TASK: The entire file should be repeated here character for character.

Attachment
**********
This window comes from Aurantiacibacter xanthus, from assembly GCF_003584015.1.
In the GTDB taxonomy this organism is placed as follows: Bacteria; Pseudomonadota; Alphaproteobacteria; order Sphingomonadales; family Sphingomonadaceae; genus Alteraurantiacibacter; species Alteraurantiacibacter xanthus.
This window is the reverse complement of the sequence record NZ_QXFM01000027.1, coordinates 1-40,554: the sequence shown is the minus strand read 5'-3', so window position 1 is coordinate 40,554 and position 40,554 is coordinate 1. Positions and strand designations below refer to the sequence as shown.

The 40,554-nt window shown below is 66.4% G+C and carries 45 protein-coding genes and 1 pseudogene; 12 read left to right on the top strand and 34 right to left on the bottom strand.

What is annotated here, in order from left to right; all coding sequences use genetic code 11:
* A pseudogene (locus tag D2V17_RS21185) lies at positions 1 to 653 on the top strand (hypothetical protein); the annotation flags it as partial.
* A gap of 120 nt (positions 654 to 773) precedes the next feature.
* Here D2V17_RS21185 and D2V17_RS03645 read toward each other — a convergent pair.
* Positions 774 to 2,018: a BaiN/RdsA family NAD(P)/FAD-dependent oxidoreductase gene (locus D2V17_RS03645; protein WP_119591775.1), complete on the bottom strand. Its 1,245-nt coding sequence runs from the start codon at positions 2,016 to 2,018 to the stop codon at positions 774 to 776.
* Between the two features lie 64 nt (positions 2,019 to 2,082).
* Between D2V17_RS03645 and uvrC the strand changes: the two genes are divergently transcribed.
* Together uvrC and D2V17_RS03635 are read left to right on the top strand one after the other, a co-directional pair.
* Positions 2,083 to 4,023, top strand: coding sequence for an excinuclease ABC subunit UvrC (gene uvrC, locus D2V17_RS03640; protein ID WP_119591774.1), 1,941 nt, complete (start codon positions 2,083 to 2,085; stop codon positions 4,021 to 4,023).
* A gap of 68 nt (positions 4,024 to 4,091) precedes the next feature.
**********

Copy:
This window comes from Aurantiacibacter xanthus, from assembly GCF_003584015.1.
In the GTDB taxonomy this organism is placed as follows: Bacteria; Pseudomonadota; Alphaproteobacteria; order Sphingomonadales; family Sphingomonadaceae; genus Alteraurantiacibacter; species Alteraurantiacibacter xanthus.
This window is the reverse complement of the sequence record NZ_QXFM01000027.1, coordinates 1-40,554: the sequence shown is the minus strand read 5'-3', so window position 1 is coordinate 40,554 and position 40,554 is coordinate 1. Positions and strand designations below refer to the sequence as shown.

The 40,554-nt window shown below is 66.4% G+C and carries 45 protein-coding genes and 1 pseudogene; 12 read left to right on the top strand and 34 right to left on the bottom strand.

What is annotated here, in order from left to right; all coding sequences use genetic code 11:
* A pseudogene (locus tag D2V17_RS21185) lies at positions 1 to 653 on the top strand (hypothetical protein); the annotation flags it as partial.
* A gap of 120 nt (positions 654 to 773) precedes the next feature.
* Here D2V17_RS21185 and D2V17_RS03645 read toward each other — a convergent pair.
* Positions 774 to 2,018: a BaiN/RdsA family NAD(P)/FAD-dependent oxidoreductase gene (locus D2V17_RS03645; protein WP_119591775.1), complete on the bottom strand. Its 1,245-nt coding sequence runs from the start codon at positions 2,016 to 2,018 to the stop codon at positions 774 to 776.
* Between the two features lie 64 nt (positions 2,019 to 2,082).
* Between D2V17_RS03645 and uvrC the strand changes: the two genes are divergently transcribed.
* Together uvrC and D2V17_RS03635 are read left to right on the top strand one after the other, a co-directional pair.
* Positions 2,083 to 4,023, top strand: coding sequence for an excinuclease ABC subunit UvrC (gene uvrC, locus D2V17_RS03640; protein ID WP_119591774.1), 1,941 nt, complete (start codon positions 2,083 to 2,085; stop codon positions 4,021 to 4,023).
* A gap of 68 nt (positions 4,024 to 4,091) precedes the next feature.